How To Build Culture and Community When Your Staff is Seasonal

Charlette Beasley

Charlette is a writer and content strategist in Florida. She writes payroll content for Fit Small Business and helps her own clients create industry-specific copy for their business. In addition, she loves “beaching” with her two kids.

When your staff is seasonal, building culture and community can be a challenge. Work schedules are usually full, making it hard to find time to bring everyone together. It can also seem counterintuitive to devote time towards fostering a community of togetherness when you don’t know if your current staff will be back during the next season. Regardless, establishing a culture within your company is vital for its success, no matter how often your employees work. People thrive on genuine connections, both to the company and each other.

A group of seasonal staff celebrating together around Christmas time

Here are eight ways you can build culture and community among seasonal staff:

1. Define Values and Mission

The first task you should prioritize to help you build a community is to define your company’s values and mission. Officially establishing the values your business places above all others, as well as a specific purpose, sets the tone for your employees. It ensures everyone operates under the same premise—towards a shared goal— as one functional unit.

2. Invest in Training

Don’t slack on training just because your staff is seasonal. The money you’ll save won’t be worth losing the community of support you can build among your employees—and you may hire the employee again next season. You should strive to position your company as one that cares about its employees and their success, similar to how you would operate with non-seasonal staff. Offering standard training opportunities is sure to boost employee motivation and morale; it also encourages employees to give their coworkers a helping hand when needed. A positive work culture starts at the top. 

3. Use Communication Tools

If you want to foster more togetherness, you should consider using communication tools that can help each employee stay connected. Tools like Slack, Google Chat/Hangouts, and Gmail are all efficient at sending messages, depending on how many employees you have. You might also use a scheduling software that has communication tools, although most communication on this system would be about scheduling changes, conflicts, availability, etc. Being able to communicate with others in the company reminds employees they are a part of a team.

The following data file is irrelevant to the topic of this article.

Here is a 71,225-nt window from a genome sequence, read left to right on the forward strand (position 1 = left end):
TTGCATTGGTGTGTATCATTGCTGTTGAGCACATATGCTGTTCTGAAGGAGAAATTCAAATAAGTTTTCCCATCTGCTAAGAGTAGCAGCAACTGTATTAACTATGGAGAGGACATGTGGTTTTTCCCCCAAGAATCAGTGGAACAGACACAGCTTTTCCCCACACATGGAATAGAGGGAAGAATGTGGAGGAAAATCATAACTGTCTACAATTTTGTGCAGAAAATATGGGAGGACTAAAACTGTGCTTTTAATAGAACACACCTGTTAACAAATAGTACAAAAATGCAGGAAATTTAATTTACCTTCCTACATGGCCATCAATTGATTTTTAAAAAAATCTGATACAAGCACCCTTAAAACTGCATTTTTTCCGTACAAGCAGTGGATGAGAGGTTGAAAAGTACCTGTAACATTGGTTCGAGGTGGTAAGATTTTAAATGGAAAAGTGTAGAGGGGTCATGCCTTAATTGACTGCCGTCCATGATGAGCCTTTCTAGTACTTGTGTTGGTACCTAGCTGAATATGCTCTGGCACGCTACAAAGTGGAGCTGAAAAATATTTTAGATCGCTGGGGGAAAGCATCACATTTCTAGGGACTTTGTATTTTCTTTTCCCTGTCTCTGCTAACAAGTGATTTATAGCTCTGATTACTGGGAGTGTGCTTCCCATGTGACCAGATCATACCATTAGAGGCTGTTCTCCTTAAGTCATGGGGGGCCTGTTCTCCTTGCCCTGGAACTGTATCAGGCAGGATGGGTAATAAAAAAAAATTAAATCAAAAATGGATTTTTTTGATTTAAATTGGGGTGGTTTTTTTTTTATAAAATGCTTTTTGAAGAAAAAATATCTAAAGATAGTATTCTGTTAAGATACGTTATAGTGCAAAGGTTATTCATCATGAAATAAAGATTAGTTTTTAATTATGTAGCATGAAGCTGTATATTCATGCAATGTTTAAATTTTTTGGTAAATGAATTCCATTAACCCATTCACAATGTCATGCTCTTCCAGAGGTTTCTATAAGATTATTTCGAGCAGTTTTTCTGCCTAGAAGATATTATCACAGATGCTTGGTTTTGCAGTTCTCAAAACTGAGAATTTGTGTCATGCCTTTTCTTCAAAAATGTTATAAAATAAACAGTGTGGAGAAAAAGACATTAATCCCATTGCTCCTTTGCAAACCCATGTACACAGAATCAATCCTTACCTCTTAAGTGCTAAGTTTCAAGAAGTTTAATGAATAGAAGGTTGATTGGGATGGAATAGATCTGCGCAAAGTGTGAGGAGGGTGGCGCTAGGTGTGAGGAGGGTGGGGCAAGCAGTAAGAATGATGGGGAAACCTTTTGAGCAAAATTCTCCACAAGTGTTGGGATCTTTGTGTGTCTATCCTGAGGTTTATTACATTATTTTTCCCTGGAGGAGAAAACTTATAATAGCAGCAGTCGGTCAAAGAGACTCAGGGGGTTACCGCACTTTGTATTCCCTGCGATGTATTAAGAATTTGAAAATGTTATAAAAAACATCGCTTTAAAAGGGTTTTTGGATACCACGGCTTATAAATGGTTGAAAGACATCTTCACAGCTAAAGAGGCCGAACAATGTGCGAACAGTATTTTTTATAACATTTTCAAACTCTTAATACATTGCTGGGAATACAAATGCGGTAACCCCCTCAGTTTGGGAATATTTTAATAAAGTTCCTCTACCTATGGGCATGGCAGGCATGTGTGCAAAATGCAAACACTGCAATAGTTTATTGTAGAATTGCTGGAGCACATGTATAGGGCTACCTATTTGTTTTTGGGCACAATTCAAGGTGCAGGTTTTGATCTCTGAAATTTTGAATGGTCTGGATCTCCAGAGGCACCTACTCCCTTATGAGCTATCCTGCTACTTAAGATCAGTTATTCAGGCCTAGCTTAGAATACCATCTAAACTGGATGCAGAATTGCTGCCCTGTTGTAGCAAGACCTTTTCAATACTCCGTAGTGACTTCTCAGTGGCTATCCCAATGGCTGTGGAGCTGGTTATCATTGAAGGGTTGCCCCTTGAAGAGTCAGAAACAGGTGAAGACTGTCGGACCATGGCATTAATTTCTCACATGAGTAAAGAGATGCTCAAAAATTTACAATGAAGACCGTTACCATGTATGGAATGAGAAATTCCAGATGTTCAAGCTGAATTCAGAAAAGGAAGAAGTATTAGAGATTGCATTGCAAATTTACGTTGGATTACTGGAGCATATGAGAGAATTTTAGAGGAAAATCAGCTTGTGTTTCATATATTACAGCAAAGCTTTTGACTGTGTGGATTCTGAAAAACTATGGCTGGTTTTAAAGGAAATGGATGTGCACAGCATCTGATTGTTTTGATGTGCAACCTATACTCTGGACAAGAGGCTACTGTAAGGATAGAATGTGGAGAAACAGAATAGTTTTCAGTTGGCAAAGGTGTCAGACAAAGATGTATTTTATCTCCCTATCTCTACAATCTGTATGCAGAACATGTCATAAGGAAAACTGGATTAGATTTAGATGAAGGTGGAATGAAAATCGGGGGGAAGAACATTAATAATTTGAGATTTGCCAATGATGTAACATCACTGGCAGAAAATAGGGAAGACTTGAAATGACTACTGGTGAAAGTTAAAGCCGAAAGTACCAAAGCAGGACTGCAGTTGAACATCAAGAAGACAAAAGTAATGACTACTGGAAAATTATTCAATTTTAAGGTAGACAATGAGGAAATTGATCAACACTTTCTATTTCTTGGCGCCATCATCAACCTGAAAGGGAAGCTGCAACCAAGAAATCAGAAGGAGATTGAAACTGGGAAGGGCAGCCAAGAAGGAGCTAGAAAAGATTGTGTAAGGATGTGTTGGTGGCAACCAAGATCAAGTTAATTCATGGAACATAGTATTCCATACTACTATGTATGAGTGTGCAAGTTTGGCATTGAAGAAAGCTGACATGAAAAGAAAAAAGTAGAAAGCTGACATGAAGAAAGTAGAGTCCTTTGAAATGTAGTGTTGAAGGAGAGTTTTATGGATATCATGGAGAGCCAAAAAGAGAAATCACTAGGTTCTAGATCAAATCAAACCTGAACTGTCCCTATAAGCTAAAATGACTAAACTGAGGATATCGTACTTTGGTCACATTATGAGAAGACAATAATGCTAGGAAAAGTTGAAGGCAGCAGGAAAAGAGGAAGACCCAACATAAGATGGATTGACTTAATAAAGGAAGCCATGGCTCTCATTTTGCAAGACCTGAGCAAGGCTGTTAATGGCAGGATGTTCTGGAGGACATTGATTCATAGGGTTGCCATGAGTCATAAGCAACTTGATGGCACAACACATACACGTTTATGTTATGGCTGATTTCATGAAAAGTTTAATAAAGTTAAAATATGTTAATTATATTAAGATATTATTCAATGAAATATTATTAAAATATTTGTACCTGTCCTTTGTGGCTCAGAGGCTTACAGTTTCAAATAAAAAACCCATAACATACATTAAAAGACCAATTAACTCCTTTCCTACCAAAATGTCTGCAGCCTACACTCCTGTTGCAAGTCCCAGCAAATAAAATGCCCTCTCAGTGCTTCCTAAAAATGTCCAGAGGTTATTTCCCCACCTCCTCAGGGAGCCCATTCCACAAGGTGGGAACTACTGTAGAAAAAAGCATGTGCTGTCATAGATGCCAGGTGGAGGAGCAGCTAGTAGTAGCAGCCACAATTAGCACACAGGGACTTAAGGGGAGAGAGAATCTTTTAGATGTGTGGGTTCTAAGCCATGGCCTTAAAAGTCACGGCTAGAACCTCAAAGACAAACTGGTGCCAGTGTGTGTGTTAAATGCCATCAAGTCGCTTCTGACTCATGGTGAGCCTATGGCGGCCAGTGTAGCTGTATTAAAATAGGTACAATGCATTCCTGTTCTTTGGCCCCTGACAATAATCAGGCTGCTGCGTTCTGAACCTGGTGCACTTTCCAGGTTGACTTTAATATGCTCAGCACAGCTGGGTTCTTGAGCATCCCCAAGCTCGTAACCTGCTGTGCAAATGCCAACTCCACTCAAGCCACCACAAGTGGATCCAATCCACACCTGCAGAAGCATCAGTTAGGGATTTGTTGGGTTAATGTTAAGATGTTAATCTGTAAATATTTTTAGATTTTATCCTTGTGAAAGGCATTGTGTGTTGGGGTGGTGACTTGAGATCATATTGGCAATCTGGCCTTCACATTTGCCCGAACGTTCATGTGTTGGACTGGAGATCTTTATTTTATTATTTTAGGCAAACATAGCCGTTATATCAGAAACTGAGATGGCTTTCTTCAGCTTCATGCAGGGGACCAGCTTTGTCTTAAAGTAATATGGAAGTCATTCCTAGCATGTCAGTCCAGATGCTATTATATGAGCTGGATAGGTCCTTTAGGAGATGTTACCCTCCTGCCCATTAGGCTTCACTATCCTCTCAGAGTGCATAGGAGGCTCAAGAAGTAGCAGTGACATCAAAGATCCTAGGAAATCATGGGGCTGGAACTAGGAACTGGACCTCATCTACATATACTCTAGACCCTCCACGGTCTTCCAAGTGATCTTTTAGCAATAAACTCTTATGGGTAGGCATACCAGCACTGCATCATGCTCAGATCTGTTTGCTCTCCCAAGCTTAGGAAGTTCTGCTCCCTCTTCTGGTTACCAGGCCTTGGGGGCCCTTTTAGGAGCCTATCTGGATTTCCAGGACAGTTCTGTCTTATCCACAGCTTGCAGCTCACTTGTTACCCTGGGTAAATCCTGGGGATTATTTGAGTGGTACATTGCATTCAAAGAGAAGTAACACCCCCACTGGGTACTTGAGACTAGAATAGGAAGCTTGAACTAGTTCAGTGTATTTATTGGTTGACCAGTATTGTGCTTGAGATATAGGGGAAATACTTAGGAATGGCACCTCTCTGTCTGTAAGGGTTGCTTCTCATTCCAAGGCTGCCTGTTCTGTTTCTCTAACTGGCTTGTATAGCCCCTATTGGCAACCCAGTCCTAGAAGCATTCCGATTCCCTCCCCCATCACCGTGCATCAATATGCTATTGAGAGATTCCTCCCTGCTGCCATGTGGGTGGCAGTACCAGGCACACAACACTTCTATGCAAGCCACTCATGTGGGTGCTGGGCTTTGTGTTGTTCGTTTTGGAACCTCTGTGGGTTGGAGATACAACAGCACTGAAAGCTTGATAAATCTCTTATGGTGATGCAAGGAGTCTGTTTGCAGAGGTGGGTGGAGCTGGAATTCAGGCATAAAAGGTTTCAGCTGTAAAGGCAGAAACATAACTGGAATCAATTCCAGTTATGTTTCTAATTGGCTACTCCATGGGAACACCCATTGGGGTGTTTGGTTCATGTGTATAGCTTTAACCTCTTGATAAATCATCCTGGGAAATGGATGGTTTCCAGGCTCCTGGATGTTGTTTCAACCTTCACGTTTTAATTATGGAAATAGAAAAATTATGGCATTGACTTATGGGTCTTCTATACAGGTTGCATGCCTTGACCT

4. Give Feedback

Giving feedback is generally a must-do when it comes to permanent employees; however, it is also essential for seasonal workers. Both positive and negative feedback is essential if you want your staff to grow more than just in number. It gives them an opportunity to learn about their strengths and weaknesses as well as how they need to approach these areas in their current position. This is a good way for you to establish a growth-minded culture built on honesty, trust, and respect.

5. Request Feedback

Similar to how you give feedback, you should request it. Soliciting feedback from seasonal employees can make a huge difference in how they perceive your company. It shows that their opinions matter. You could consider having round-table discussions or group meetings to discuss potential solutions for ongoing issues. Employees usually find it easier to connect to companies that operate with an open mind and are willing to listen to what they have to say.

6. Build Long-term Relationships

An employee’s seasonality shouldn’t dictate the length of your relationship with them. Seasons come, go, and come back again. Take an interest in your seasonal employees (their work style, goals, likes, dislikes), and work to establish a positive long-term relationship with them. Stay connected during the offseason by sending birthday and holiday cards that you may have otherwise missed.

7. Host Fun Company-wide Events

In the middle of all the work, don’t forget to play. Consider hosting some fun company events regularly, and be sure the seasonal staff is invited. One event you could throw is a holiday party; it could be for Christmas, Thanksgiving, Labor Day, and so on. By creating a culture of inclusion, you’ll be working to prevent some employees from feeling like they’ve been left out and/or are less important than more permanent staff. 

8. Have Team-Building Activities

In addition to throwing company events, you should also consider committing to at least one team-building activity each season. This could be as simple as doing a group scavenger hunt to signing up for full-on paintball fights with the team divided into groups; escape rooms are also popular among work teams. This is good for creating a more relaxed atmosphere, especially at the beginning of a season when there are new team members on board.

It’s important to build community among your seasonal staff from the beginning. Do your best to establish trust and ensure they know that they are valuable members of the team.

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